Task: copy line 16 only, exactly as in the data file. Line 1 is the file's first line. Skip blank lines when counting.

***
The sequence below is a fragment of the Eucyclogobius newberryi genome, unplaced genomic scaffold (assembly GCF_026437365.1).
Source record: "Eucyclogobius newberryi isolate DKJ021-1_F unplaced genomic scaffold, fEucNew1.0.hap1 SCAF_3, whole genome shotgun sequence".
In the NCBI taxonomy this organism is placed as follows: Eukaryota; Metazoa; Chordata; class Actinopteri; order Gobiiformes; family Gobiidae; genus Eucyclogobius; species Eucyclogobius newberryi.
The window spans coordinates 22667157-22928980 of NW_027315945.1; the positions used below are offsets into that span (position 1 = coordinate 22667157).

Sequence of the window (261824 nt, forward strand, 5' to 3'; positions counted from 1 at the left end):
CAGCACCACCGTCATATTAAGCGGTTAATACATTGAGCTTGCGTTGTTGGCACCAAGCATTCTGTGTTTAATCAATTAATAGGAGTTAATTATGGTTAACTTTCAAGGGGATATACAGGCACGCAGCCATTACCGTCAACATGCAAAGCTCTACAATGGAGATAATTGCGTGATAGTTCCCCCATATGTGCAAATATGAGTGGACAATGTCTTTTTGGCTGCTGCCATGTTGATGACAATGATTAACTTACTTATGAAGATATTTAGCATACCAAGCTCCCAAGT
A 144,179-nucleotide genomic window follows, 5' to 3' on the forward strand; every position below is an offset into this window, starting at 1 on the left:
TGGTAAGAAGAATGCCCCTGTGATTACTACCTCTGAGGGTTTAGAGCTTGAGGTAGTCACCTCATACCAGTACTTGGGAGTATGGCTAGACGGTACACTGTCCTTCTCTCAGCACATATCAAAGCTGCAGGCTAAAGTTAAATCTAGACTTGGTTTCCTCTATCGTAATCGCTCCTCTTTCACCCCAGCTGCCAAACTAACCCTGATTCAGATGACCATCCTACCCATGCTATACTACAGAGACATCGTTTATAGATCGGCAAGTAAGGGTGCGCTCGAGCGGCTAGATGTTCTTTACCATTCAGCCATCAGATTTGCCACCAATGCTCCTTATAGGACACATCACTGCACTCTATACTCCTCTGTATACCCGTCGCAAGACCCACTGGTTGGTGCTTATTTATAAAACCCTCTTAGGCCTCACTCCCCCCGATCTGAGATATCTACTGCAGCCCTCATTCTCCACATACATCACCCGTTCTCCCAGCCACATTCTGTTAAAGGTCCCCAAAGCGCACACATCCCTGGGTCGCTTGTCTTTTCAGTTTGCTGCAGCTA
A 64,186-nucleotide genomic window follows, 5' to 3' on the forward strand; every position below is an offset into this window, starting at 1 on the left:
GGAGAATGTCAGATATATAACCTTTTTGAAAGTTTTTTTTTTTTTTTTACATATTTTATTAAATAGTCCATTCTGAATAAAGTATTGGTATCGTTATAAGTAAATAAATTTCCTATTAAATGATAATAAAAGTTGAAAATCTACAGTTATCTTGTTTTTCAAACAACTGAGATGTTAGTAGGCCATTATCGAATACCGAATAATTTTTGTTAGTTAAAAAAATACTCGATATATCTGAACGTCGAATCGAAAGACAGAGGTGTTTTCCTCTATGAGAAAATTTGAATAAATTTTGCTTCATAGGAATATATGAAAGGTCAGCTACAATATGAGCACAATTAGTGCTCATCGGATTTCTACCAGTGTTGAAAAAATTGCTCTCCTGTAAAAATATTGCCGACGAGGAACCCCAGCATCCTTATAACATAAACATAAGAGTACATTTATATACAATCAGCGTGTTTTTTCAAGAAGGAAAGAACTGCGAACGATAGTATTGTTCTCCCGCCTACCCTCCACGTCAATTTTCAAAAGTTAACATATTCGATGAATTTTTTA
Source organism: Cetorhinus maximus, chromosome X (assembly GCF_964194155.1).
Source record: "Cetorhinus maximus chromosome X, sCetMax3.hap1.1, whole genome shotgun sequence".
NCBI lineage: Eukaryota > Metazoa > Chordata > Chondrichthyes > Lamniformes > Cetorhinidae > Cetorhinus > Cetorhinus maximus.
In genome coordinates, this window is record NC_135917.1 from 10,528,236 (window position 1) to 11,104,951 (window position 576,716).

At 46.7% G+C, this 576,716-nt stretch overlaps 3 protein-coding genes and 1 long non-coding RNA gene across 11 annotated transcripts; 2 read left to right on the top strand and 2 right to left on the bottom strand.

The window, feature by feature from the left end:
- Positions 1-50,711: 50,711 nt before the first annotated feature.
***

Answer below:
The window, feature by feature from the left end: